Writer-director Jira Maligool has 140 stories to choose from in his film adaptation of Thai novelist Archin Panjabhan’s autobiographical “The Tin Mine,” which is precisely the problem. By trying to jam as many of these little tales into his second feature (following the similarly slight “Mekhong Full-Moon Party”), Maligool’s look at a young university student getting life lessons while working at a remote tin-dredging operation collapses from lack of dramatic spine and diffused focus. Disappointing Thai selection for a foreign-language Oscar nom played locally in May 2005, but won’t travel far.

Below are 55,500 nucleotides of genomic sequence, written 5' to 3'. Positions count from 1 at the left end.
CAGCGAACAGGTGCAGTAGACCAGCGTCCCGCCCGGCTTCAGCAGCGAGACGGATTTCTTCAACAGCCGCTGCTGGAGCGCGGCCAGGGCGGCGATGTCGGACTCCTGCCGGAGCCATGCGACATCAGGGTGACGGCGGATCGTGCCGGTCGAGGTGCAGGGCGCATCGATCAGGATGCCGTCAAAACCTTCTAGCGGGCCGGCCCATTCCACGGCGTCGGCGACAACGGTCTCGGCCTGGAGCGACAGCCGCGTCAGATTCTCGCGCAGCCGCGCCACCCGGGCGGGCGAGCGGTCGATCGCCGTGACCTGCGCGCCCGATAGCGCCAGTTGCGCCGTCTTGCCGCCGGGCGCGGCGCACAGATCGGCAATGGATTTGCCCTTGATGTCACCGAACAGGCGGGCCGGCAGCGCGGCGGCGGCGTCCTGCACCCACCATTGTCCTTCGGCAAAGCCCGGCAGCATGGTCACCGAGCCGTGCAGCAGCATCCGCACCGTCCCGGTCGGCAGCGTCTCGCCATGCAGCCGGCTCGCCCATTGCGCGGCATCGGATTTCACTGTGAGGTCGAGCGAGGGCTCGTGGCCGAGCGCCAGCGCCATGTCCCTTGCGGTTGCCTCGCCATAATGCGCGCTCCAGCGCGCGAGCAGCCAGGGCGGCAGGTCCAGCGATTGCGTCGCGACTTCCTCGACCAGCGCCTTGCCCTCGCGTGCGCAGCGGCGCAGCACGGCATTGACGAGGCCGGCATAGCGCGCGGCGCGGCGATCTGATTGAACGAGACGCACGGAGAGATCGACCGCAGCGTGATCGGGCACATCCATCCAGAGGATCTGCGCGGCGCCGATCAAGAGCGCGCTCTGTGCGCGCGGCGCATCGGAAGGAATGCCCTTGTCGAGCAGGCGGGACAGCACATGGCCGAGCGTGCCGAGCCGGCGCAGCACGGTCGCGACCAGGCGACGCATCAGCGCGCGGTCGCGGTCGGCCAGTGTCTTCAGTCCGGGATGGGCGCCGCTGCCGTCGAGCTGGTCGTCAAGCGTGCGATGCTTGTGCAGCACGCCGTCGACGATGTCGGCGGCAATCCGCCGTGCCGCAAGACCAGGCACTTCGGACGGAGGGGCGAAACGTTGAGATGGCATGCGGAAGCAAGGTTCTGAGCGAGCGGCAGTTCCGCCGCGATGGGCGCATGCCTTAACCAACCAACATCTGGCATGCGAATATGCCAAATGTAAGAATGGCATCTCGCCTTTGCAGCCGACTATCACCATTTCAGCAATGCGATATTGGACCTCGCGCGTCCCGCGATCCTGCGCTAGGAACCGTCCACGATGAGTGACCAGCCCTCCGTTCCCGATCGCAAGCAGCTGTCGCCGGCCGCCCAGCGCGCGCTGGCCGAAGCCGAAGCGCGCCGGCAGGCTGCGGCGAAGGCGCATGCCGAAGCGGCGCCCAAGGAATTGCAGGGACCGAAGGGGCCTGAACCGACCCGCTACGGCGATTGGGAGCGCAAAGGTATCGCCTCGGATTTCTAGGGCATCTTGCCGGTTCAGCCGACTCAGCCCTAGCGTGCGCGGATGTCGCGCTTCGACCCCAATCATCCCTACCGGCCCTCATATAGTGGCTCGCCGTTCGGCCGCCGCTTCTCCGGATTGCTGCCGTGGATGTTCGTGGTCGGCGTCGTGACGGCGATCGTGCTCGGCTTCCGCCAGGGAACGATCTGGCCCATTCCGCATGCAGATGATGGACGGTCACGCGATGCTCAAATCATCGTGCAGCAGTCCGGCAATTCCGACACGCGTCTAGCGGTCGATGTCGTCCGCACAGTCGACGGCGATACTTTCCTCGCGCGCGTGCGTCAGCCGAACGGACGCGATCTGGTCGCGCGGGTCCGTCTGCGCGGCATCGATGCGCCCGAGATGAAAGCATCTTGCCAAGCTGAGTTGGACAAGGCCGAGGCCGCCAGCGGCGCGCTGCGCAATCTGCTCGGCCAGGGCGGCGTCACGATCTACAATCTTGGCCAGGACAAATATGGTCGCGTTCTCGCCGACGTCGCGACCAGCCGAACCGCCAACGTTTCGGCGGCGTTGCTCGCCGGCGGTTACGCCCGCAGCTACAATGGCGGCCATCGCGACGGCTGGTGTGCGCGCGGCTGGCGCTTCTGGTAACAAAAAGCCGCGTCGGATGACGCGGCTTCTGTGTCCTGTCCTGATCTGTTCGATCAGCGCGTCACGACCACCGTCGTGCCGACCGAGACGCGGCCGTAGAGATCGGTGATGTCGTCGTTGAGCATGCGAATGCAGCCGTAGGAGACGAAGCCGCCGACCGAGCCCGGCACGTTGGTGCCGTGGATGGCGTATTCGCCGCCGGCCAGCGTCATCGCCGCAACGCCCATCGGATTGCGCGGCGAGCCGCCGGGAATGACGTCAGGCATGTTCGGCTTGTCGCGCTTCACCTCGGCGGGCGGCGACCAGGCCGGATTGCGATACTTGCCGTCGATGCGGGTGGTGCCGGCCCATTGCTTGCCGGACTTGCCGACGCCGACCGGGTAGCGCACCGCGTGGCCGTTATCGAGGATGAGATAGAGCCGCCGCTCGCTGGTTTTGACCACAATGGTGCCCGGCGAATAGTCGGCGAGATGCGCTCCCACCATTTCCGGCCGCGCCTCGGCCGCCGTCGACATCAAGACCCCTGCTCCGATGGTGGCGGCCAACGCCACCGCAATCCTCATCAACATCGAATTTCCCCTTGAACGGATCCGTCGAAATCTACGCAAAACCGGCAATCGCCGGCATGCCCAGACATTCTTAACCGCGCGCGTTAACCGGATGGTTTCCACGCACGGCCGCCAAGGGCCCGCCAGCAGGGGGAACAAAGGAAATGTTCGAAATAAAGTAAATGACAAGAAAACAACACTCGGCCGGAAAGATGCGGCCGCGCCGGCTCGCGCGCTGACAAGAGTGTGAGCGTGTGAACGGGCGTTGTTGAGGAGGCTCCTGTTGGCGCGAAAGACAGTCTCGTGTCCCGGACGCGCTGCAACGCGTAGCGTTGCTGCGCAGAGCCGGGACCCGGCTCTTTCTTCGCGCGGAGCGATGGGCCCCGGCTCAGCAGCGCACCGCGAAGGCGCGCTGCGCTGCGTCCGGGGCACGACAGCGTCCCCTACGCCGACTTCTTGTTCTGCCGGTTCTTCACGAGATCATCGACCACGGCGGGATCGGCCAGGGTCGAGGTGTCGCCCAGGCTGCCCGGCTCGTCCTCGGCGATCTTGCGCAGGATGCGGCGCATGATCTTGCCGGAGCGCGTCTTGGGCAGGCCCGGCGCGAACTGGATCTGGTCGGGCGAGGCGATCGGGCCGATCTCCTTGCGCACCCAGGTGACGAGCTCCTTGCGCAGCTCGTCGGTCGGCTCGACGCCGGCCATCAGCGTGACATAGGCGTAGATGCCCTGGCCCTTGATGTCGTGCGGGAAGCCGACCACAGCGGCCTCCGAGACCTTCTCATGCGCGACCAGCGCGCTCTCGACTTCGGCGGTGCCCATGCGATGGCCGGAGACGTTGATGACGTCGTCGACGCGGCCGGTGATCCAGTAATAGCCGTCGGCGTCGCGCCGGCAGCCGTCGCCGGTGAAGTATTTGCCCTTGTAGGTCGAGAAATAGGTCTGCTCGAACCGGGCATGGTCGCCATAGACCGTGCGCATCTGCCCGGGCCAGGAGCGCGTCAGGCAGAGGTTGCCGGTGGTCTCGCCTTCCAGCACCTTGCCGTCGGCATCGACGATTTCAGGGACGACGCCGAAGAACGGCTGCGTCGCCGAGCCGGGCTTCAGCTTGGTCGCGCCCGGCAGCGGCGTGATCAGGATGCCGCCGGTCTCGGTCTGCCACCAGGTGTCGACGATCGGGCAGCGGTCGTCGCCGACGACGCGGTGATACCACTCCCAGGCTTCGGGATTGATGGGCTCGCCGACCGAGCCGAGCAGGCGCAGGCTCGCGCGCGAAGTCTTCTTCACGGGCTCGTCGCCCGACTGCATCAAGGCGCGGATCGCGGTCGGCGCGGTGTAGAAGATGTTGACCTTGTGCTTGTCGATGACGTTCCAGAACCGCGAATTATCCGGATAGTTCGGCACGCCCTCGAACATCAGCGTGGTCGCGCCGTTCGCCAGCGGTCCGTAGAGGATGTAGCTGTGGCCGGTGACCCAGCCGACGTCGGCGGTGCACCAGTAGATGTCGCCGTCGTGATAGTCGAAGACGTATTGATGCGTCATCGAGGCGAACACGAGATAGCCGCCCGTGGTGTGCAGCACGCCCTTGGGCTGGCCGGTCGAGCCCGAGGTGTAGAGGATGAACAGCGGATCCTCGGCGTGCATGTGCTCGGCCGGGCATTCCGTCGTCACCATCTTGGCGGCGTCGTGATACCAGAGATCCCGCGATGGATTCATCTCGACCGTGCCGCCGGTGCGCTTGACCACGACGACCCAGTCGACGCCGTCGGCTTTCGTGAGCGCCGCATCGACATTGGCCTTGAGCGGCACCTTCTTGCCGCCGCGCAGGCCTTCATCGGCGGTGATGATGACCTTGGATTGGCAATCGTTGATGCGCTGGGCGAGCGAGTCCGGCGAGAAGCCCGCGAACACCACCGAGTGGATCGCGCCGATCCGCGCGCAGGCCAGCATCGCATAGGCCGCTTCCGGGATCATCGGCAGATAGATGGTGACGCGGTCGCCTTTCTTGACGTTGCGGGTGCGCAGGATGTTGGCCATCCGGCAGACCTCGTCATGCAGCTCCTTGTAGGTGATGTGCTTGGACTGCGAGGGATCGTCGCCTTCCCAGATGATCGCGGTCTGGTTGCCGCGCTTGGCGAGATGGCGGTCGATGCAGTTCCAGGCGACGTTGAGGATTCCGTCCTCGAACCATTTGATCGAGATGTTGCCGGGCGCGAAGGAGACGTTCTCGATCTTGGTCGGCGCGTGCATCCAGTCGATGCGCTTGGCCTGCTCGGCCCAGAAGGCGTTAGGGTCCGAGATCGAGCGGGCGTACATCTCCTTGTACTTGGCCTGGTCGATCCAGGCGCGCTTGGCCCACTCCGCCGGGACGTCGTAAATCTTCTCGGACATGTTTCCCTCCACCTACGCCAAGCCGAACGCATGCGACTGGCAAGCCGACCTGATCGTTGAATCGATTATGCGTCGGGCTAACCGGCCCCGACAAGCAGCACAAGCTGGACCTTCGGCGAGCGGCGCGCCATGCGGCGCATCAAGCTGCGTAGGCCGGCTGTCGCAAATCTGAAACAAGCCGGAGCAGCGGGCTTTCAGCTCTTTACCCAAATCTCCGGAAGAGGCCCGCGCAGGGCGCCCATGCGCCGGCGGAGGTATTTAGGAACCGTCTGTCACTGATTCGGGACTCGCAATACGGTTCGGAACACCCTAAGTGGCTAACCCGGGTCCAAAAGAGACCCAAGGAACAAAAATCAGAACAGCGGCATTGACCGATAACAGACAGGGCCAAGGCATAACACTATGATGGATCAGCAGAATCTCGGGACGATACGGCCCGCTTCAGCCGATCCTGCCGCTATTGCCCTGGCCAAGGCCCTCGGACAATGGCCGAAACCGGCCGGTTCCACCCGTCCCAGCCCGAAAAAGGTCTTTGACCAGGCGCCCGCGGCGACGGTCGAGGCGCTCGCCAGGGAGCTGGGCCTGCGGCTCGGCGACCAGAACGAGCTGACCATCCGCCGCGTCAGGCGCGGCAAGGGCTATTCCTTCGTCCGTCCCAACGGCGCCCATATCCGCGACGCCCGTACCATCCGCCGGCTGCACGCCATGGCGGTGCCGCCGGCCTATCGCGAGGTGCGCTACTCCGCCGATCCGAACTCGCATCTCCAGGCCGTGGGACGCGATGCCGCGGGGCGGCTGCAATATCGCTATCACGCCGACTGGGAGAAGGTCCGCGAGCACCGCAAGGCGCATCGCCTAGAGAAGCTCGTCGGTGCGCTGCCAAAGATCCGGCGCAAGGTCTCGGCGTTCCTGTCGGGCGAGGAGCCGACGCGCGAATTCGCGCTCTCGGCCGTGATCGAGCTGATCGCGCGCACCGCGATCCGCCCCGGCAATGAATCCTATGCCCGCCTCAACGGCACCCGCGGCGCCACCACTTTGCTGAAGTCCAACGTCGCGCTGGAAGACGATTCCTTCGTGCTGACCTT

Flunking engineering student Archin (Pijaya Vachajitpan) narrates — endlessly, it seems — about his break from studies by laboring at a tin mine in southern Thailand run by two Aussies, including good-hearted Sam (Anthony Howard Gould) who observes Archin’s smarts and hard work. Motley crew of eccentrics, drunks, crafty shopkeepers and old wise men figure in dozens of little incidents that do little more than kill time. Just as Archin learns how to be a man, the mine gives out, leaving behind a string of memories too weak to sustain a feature.